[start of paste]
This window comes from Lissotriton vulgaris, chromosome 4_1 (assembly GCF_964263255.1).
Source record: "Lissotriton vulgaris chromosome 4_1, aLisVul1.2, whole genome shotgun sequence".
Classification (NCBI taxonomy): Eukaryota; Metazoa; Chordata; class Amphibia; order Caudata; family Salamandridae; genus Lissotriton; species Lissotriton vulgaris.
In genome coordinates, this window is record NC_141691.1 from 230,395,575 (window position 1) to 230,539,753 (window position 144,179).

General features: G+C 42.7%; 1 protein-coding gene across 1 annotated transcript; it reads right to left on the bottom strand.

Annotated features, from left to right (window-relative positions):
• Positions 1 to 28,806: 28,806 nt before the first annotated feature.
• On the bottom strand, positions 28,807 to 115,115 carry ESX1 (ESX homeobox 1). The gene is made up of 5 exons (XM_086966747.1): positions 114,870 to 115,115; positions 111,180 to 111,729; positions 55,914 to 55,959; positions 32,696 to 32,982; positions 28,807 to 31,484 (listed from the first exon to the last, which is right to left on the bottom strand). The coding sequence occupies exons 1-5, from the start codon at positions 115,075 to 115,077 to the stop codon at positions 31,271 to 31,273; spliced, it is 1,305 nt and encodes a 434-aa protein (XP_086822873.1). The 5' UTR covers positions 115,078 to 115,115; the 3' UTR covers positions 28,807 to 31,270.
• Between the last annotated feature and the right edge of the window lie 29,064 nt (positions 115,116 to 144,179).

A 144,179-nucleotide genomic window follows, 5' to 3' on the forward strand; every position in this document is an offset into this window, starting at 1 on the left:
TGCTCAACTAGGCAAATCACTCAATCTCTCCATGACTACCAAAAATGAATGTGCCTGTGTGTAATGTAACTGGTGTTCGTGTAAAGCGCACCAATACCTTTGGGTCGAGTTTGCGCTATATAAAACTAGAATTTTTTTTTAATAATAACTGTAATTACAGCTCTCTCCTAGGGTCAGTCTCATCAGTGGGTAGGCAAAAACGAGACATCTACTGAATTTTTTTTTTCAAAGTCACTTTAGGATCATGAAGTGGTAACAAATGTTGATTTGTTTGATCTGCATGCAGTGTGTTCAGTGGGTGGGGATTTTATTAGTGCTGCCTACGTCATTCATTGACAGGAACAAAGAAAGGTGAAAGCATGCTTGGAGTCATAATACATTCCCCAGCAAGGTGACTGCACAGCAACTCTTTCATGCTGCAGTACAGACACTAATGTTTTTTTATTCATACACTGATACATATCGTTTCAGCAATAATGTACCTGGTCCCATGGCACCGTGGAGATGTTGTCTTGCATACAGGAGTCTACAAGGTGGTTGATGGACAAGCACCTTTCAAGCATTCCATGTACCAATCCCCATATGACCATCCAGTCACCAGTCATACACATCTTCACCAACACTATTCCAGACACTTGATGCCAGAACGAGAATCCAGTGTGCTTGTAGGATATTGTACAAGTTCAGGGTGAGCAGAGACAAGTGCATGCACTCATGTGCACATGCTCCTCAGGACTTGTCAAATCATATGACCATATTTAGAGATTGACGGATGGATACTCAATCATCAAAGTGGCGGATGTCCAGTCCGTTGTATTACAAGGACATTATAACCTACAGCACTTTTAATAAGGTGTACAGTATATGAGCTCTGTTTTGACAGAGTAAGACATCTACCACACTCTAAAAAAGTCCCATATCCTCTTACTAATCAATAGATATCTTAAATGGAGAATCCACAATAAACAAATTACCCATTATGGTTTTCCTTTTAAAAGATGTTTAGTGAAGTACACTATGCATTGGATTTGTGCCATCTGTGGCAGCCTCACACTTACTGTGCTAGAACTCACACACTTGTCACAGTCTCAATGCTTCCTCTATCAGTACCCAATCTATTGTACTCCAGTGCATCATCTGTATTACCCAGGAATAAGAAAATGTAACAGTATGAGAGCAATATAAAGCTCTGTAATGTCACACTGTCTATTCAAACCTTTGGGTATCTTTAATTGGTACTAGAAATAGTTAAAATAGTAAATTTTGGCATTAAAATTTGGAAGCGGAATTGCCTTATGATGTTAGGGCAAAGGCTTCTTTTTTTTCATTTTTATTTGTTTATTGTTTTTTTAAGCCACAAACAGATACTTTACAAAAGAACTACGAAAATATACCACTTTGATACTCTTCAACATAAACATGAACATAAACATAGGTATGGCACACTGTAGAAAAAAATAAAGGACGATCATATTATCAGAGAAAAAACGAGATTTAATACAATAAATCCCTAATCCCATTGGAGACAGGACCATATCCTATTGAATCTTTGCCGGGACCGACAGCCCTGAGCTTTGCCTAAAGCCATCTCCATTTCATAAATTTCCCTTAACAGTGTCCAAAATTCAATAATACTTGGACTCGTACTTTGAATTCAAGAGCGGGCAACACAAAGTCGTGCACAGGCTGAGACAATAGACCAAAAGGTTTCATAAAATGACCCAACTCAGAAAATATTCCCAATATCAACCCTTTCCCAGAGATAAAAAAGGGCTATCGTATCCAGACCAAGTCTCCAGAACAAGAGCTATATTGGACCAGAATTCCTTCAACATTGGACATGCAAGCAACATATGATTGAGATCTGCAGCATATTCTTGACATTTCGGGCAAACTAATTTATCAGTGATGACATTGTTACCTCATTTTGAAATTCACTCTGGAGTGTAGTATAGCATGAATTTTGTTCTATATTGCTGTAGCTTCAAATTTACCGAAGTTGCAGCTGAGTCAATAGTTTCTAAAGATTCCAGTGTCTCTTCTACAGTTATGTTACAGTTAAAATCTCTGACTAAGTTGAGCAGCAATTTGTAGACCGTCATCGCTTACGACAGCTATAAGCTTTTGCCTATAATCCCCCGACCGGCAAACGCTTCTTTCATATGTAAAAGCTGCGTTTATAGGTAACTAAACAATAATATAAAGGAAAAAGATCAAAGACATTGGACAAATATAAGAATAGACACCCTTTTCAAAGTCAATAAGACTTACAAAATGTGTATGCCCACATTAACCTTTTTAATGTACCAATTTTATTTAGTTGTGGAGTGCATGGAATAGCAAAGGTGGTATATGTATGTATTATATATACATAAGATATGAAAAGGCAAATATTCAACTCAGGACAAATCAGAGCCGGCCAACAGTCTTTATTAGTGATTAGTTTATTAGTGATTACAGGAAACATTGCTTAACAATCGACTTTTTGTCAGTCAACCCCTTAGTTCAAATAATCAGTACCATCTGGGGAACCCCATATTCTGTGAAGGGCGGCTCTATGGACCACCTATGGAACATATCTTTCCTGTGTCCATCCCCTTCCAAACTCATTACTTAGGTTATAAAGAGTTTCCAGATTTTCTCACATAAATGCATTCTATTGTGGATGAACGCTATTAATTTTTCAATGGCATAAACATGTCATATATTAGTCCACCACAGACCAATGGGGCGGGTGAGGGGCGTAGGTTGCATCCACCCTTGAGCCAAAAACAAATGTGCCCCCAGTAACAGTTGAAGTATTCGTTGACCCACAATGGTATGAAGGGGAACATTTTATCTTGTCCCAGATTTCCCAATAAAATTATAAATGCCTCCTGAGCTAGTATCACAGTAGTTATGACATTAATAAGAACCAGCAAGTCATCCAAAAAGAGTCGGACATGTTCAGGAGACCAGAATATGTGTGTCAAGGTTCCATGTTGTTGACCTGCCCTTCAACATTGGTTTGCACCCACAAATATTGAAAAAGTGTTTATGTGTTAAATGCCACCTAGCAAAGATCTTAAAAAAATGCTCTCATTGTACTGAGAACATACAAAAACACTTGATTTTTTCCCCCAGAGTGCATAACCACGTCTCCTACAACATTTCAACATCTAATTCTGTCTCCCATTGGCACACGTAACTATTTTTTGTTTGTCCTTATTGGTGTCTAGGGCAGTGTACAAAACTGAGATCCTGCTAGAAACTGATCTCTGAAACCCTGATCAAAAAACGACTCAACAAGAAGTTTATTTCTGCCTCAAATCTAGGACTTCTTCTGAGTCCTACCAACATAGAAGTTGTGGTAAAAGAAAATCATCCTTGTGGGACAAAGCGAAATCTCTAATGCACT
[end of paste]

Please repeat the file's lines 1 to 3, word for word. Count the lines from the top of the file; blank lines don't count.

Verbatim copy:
This window comes from Lissotriton vulgaris, chromosome 4_1 (assembly GCF_964263255.1).
Source record: "Lissotriton vulgaris chromosome 4_1, aLisVul1.2, whole genome shotgun sequence".
Classification (NCBI taxonomy): Eukaryota; Metazoa; Chordata; class Amphibia; order Caudata; family Salamandridae; genus Lissotriton; species Lissotriton vulgaris.